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MAS' MRO arm aims to be centre for ATR maintenance

Malaysia Airlines’ (MAS) maintenance arm MAS Maintenance & Engineering aims to be a heavy maintenance centre for ATR aircraft in the Asia-Pacific region.

MAS Maintenance & Engineering general manager (Subang operations), William Tan, says the unit will be handling all the line maintenance and heavy checks for MAS subsidiaries Firefly and MASWings as well as the line maintenance for third-party customer Berjaya Air.

He says the aim is for Subang to become a centre for ATR maintenance by having MAS Maintenance & Engineering handle heavy maintenance for ATR operators around the region.

 © Colin Parker/

The major players in ATR maintenance, repair and overhaul (MRO) in the region are Fokker Services Asia in Singapore, which does heavy maintenance checks for ATR operators such as Air Bagan in Myanmar and Deccan in India.

There is also Thailand’s Bangkok Airways, which does heavy maintenance checks on its own fleet as well as third-party work.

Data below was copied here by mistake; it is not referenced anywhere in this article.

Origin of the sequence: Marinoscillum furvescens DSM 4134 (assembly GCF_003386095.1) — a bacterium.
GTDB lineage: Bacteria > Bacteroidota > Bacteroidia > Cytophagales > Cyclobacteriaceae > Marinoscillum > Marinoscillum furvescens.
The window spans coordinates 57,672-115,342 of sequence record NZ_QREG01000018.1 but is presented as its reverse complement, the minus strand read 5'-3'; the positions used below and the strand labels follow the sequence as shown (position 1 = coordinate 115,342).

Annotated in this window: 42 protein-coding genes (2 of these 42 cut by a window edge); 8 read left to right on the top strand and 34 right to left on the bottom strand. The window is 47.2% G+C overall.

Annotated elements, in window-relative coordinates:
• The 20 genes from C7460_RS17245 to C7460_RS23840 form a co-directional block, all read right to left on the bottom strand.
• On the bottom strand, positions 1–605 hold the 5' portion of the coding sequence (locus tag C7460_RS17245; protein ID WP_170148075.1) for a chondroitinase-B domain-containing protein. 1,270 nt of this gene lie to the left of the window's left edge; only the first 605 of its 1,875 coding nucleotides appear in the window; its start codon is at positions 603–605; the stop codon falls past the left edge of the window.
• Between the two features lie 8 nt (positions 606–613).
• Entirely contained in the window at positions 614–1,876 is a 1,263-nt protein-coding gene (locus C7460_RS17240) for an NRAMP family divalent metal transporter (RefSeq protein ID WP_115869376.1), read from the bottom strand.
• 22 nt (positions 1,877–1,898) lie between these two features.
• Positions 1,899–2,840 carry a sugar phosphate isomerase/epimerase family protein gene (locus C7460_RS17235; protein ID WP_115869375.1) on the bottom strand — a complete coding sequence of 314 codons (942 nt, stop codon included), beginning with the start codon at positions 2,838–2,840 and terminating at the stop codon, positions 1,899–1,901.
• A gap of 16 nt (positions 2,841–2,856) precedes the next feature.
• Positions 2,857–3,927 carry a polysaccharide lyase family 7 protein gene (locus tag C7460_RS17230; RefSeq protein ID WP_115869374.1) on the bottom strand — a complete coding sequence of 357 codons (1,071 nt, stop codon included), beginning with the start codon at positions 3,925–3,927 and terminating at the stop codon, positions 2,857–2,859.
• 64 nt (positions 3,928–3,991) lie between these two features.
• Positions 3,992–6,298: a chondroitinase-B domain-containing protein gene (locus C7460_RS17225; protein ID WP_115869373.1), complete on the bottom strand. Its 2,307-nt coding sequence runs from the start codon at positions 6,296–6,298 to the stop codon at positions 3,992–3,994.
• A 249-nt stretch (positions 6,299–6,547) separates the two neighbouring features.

MAS’ Firefly in August is due to receive the first of 10 ATR 72-500s on order, says Tan, adding that spare parts will be coming to Subang in the coming weeks and prior to delivery of the first aircraft.

He says five ATR 72-500s will go into operation at Firefly this year plus MAS Wings this year is due to receive its first ATR. In February MASWings signed a firm order for five ATR 72-500s.

Berjaya Air, meanwhile, is a privately-owned Malaysian turboprop airline controlled by local conglomerate Berjaya Group which originally established the airline so there would be air services to its resorts.

This smaller airline is based at Kuala Lumpur’s secondary Subang airport and currently operates ageing de Havilland Canada Dash 7s. In December it signed a firm order for four ATR 72-500s for delivery in 2009 and 2010.

Other potential MRO customers that MAS could target include smaller airlines in Myanmar that operate ATRs and ATR operators in Indochina such as Lao Airlines.

There are also ATR operators in Taiwan, Indonesia and Australia, but the airlines there have tended to handle ATR heavy maintenance in-house.

Source: Air Transport Intelligence news

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